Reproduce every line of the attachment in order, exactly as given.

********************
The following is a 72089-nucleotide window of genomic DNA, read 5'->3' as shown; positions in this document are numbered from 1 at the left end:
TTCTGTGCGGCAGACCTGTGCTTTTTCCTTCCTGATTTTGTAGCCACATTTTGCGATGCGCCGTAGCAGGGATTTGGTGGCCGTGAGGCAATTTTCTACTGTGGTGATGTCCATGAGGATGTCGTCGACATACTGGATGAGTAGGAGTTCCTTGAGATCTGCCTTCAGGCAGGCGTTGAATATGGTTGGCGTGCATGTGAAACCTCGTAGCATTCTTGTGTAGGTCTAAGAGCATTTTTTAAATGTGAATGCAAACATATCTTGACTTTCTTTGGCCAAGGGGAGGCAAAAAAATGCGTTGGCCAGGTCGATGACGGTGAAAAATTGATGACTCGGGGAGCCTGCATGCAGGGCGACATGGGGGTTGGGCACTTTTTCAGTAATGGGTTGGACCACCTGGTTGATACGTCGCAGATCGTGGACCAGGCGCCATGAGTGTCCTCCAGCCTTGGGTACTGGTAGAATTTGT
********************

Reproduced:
The following is a 72089-nucleotide window of genomic DNA, read 5'->3' as shown; positions in this document are numbered from 1 at the left end:
TTCTGTGCGGCAGACCTGTGCTTTTTCCTTCCTGATTTTGTAGCCACATTTTGCGATGCGCCGTAGCAGGGATTTGGTGGCCGTGAGGCAATTTTCTACTGTGGTGATGTCCATGAGGATGTCGTCGACATACTGGATGAGTAGGAGTTCCTTGAGATCTGCCTTCAGGCAGGCGTTGAATATGGTTGGCGTGCATGTGAAACCTCGTAGCATTCTTGTGTAGGTCTAAGAGCATTTTTTAAATGTGAATGCAAACATATCTTGACTTTCTTTGGCCAAGGGGAGGCAAAAAAATGCGTTGGCCAGGTCGATGACGGTGAAAAATTGATGACTCGGGGAGCCTGCATGCAGGGCGACATGGGGGTTGGGCACTTTTTCAGTAATGGGTTGGACCACCTGGTTGATACGTCGCAGATCGTGGACCAGGCGCCATGAGTGTCCTCCAGCCTTGGGTACTGGTAGAATTTGT